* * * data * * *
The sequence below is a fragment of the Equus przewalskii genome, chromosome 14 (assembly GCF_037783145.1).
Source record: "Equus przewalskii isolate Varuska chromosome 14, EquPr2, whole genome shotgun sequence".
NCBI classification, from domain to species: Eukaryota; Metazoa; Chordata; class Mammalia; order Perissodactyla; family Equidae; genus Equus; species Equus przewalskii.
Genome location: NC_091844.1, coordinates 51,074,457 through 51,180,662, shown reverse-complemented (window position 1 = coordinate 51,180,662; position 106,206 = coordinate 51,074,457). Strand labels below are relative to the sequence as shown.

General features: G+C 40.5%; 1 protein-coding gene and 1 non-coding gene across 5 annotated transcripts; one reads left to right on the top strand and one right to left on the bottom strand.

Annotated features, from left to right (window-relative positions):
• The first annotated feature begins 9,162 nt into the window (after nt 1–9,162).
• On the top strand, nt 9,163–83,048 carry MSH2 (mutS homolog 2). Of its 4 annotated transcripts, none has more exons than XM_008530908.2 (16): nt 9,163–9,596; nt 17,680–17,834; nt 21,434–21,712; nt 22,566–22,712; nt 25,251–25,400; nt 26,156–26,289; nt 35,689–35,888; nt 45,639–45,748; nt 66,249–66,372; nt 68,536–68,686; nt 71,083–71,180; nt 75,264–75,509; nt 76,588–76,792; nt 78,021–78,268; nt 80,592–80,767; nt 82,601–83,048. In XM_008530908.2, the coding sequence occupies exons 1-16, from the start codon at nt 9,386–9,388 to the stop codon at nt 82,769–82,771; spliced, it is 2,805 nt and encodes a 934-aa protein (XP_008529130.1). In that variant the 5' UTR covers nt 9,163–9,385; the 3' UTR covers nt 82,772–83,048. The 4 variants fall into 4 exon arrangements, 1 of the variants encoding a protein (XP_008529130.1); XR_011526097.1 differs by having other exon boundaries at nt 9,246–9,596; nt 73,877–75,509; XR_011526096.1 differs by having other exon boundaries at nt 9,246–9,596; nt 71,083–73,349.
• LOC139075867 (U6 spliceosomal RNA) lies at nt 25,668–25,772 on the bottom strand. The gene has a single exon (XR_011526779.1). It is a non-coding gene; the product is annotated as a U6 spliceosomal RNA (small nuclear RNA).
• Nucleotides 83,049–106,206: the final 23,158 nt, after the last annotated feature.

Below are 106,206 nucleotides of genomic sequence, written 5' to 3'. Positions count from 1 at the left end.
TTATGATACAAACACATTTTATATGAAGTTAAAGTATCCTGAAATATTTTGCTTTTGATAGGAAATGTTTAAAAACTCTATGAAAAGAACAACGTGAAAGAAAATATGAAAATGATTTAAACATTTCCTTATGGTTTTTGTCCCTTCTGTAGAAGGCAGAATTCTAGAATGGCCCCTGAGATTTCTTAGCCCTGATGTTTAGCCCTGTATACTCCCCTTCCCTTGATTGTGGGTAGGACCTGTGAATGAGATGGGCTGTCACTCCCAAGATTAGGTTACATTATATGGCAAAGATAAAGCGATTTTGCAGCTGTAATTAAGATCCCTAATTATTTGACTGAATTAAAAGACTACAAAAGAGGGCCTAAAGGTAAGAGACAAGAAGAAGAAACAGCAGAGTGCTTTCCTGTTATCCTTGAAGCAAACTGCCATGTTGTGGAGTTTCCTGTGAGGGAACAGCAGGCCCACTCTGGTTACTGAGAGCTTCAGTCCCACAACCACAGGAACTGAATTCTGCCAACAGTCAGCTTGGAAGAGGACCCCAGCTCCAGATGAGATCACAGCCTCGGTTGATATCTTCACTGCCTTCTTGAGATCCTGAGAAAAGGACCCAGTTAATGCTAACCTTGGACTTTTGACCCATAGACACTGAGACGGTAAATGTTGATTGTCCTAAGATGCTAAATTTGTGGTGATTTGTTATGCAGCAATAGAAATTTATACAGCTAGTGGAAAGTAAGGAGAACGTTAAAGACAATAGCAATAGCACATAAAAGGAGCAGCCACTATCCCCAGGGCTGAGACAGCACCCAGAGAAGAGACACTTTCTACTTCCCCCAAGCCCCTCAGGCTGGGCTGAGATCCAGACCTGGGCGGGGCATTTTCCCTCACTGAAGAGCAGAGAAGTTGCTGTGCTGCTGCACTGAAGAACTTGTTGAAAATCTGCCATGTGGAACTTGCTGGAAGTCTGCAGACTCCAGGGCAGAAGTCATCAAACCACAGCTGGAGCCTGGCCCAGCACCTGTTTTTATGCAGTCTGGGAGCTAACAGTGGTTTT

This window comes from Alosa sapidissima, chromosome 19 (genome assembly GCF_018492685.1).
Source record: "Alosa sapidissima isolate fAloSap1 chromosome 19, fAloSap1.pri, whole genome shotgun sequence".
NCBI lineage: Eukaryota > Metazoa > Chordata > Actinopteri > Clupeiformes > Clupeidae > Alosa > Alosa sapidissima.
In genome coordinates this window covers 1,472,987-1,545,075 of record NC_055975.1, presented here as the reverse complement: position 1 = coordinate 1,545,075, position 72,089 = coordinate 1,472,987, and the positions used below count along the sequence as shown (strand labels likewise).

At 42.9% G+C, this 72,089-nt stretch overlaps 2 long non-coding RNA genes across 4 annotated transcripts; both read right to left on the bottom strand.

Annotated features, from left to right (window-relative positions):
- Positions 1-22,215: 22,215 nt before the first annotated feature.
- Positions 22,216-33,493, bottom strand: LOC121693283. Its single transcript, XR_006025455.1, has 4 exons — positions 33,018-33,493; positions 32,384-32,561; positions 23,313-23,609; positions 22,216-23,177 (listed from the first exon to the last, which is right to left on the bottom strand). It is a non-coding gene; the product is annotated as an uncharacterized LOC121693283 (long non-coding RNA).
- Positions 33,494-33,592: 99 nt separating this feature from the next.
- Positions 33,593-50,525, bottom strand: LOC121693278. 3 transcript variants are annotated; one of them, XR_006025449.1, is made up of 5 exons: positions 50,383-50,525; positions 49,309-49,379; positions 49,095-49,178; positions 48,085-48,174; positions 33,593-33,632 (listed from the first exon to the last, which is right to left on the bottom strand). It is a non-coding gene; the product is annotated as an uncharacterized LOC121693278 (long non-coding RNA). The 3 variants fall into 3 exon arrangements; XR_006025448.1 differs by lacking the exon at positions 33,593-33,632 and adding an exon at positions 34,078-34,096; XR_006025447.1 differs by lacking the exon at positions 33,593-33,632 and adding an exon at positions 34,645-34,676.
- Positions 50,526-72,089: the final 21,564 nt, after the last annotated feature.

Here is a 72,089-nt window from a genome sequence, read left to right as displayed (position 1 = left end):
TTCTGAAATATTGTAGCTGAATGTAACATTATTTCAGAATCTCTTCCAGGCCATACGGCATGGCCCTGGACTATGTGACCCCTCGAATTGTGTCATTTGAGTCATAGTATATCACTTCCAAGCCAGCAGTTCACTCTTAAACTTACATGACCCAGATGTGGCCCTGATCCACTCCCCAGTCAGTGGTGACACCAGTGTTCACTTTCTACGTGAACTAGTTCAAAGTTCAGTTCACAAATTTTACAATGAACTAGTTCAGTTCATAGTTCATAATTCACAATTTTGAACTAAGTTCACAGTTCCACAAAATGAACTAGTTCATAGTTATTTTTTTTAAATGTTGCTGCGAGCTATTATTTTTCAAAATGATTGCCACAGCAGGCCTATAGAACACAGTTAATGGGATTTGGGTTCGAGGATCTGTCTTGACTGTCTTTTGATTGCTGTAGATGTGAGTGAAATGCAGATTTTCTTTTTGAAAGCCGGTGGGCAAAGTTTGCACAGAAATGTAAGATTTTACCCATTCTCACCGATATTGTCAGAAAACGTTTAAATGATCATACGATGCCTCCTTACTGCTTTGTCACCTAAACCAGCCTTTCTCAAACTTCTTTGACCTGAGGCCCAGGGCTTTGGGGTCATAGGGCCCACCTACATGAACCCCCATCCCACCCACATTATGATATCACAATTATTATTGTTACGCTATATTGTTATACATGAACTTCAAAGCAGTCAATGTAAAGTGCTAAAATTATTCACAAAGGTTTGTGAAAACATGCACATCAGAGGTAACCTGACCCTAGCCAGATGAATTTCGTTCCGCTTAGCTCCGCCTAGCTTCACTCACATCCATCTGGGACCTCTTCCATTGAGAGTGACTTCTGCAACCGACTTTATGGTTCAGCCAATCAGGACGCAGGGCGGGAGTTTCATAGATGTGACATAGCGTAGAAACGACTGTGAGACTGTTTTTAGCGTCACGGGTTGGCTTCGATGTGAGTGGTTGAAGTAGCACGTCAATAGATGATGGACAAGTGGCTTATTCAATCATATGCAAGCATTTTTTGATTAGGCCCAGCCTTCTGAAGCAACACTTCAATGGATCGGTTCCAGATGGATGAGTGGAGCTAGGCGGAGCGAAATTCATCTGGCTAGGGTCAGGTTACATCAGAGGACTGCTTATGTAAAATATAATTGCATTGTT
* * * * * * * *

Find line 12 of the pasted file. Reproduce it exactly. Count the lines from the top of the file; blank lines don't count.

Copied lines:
TTATGATACAAACACATTTTATATGAAGTTAAAGTATCCTGAAATATTTTGCTTTTGATAGGAAATGTTTAAAAACTCTATGAAAAGAACAACGTGAAAGAAAATATGAAAATGATTTAAACATTTCCTTATGGTTTTTGTCCCTTCTGTAGAAGGCAGAATTCTAGAATGGCCCCTGAGATTTCTTAGCCCTGATGTTTAGCCCTGTATACTCCCCTTCCCTTGATTGTGGGTAGGACCTGTGAATGAGATGGGCTGTCACTCCCAAGATTAGGTTACATTATATGGCAAAGATAAAGCGATTTTGCAGCTGTAATTAAGATCCCTAATTATTTGACTGAATTAAAAGACTACAAAAGAGGGCCTAAAGGTAAGAGACAAGAAGAAGAAACAGCAGAGTGCTTTCCTGTTATCCTTGAAGCAAACTGCCATGTTGTGGAGTTTCCTGTGAGGGAACAGCAGGCCCACTCTGGTTACTGAGAGCTTCAGTCCCACAACCACAGGAACTGAATTCTGCCAACAGTCAGCTTGGAAGAGGACCCCAGCTCCAGATGAGATCACAGCCTCGGTTGATATCTTCACTGCCTTCTTGAGATCCTGAGAAAAGGACCCAGTTAATGCTAACCTTGGACTTTTGACCCATAGACACTGAGACGGTAAATGTTGATTGTCCTAAGATGCTAAATTTGTGGTGATTTGTTATGCAGCAATAGAAATTTATACAGCTAGTGGAAAGTAAGGAGAACGTTAAAGACAATAGCAATAGCACATAAAAGGAGCAGCCACTATCCCCAGGGCTGAGACAGCACCCAGAGAAGAGACACTTTCTACTTCCCCCAAGCCCCTCAGGCTGGGCTGAGATCCAGACCTGGGCGGGGCATTTTCCCTCACTGAAGAGCAGAGAAGTTGCTGTGCTGCTGCACTGAAGAACTTGTTGAAAATCTGCCATGTGGAACTTGCTGGAAGTCTGCAGACTCCAGGGCAGAAGTCATCAAACCACAGCTGGAGCCTGGCCCAGCACCTGTTTTTATGCAGTCTGGGAGCTAACAGTGGTTTT